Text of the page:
This article analyzes the evolution of sexual politics and cultures in post-unification Germany, tracing these through three stages. First is the more immediate aftermath, in the early to mid 1990s, of ostalgische consternation over the loss of what Easterners understood to be the special qualities of GDR sexual culture, analyzing this consternation in the context of the—mutually conflicting—fantasies that Easterners and Westerners had about each other, replete with Easterners' ideas about how capitalism deforms interhuman interactions and Westerners' ideas about the deformations caused by totalitarian surveillance. A second stage runs from the mid 1990s through to the early twenty-first century, and includes both the convergence between East and West on the governmental policy level and the growing similarities identified in Easterners' and Westerners' sexual habits and mores. The third stage concerns the more recent past of the last five years and emphasizes the paradoxical coexistence of, on the one hand, strong commitment (on both the governmental and popular levels) to liberal values of individual sexual self-determination and toleration of diversity and a general sex-positive climate with, on the other, tremendous anxiety about the rise of European Islam (with its purportedly intrinsic hostility to both homosexuality and female sexual independence) and about the precipitous decline of the German birthrate. Attention is also paid to the newest policy directions with regard to adolescent sexuality and age of consent laws, abortion access, and disability rights.
The Empire Built
Christian Egander Skov
The article explores the concept of empire, or rige, in the context of a small nation-state with no immediate claim to imperial greatness and with a rooted self-understanding as anything but an empire. It does this by exploring the concept of empire in the far right movement Young Denmark on the basis of a close reading of their imperialist program in the pamphlet Danmark udslettes! from 1918. Rige had been a vague term for the larger Danish polity that originated in a pre-national conceptualization of the polity as a realm. The article suggests that rige-as-realm was translated by the radical right into a concept of empire. In the process it dramatically changed its emphasis, reorienting itself toward a "horizon of expectation". It became a politically loaded battle concept that then entailed a critique against the dominant liberal conceptualization of the polity and nation. Rige came to signify the ambition of being a great power, the spiritual elevation of the nation through the transcendence of the decaying liberal modernity. The program addressed the tension between a conservative political attitude and modernity and thus signified a kind of reactionary modernism that rejected liberal values while at the same time celebrating technology, industrialization, and the process of modernization.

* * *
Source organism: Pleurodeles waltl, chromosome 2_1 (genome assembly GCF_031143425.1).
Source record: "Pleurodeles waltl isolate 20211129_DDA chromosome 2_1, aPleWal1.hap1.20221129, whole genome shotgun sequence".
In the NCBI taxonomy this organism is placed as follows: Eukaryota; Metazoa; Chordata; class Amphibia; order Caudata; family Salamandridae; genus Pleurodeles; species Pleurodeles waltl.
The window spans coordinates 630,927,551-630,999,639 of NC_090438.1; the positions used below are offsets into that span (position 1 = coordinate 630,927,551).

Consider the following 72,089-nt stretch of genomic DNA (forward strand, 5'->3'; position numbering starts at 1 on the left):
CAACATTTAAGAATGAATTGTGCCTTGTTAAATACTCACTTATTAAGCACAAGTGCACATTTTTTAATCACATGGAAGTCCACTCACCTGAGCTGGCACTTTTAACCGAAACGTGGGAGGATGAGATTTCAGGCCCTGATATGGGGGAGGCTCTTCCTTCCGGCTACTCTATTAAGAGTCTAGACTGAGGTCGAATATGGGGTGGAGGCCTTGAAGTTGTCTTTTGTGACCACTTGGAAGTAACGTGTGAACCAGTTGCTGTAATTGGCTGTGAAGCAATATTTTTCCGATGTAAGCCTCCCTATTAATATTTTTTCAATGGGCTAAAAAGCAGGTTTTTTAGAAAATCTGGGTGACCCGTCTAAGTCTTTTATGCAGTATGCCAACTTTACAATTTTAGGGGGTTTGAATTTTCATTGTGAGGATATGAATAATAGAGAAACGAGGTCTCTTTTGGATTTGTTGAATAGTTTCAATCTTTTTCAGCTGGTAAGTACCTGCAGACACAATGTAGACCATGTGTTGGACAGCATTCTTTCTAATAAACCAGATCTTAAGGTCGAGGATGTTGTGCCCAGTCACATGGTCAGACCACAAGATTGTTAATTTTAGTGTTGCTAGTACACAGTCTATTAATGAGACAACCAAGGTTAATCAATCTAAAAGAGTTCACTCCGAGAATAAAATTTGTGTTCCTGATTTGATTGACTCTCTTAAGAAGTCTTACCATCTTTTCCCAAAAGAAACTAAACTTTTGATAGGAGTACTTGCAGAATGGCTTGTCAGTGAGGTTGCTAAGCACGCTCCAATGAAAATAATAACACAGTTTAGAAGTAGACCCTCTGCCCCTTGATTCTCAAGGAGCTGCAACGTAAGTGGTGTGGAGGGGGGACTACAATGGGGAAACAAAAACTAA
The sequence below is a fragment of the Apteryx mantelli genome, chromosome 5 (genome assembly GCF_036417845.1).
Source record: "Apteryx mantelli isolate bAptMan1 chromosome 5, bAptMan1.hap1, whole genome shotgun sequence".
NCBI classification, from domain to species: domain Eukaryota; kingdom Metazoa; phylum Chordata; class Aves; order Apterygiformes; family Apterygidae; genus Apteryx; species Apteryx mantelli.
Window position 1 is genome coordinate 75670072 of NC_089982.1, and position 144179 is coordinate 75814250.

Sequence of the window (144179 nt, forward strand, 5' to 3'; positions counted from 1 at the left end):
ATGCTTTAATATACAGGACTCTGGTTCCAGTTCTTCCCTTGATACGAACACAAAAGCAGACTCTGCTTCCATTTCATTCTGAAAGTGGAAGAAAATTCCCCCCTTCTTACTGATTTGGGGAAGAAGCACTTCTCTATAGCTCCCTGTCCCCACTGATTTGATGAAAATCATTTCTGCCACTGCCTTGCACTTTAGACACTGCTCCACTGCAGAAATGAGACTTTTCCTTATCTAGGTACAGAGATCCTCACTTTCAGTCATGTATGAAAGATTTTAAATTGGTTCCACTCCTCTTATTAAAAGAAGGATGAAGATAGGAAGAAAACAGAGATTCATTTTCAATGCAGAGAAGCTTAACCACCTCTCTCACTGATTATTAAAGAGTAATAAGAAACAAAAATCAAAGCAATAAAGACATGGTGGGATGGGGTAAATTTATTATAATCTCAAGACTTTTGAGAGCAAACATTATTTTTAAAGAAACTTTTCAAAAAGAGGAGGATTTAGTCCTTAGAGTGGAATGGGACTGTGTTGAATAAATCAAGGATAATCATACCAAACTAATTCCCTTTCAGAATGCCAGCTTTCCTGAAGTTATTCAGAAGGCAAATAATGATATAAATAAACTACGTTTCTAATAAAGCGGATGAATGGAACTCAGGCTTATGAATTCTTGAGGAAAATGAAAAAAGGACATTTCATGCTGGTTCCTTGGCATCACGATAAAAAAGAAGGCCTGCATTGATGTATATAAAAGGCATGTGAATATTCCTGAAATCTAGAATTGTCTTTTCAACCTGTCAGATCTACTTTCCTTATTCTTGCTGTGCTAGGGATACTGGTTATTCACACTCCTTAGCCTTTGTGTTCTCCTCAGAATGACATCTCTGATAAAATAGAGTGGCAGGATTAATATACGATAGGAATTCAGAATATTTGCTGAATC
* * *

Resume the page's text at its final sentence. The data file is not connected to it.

Threats to Academic Freedom
attempted to educate Israelis about liberal values. As usual, we have an eclectic set of book reviews. We review books on radical ultra-Orthodoxy, tombstones, and neo-liberalism, as well as taxation, which turns out to be far more interesting than we tend to
Dan Avnon, Nitzan Lebovic, Raymond Cohen, Elie Friedman, Sara Helman, Gad Barzilai and Ari Ariel
carefully analyzes the tendency of the Supreme Court to adjudicate issues of religion and state, to enforce more liberal values regarding secular-religious relations, and to impose liberal values in the public sphere even if such rulings may incite
Richard Turner and South African Liberalism
points out, uncompromisingly democratic in its commitment both to universal franchise and to human autonomy as the goal of change, suggesting another commonality with some liberal values if not with liberalism’s view of economy and society. Turner
An Inquiry into the Adultification of Tween Girls’ Dressing in Singapore
” ( Chua 2003: 21 ). This rhetoric against Westernization consequently instils some anxiety about its trickle-down effects on Singaporean youth. Chua points out that, afraid of consumerism being “a [harbinger]” of “Western ‘liberal’ values,” the Singapore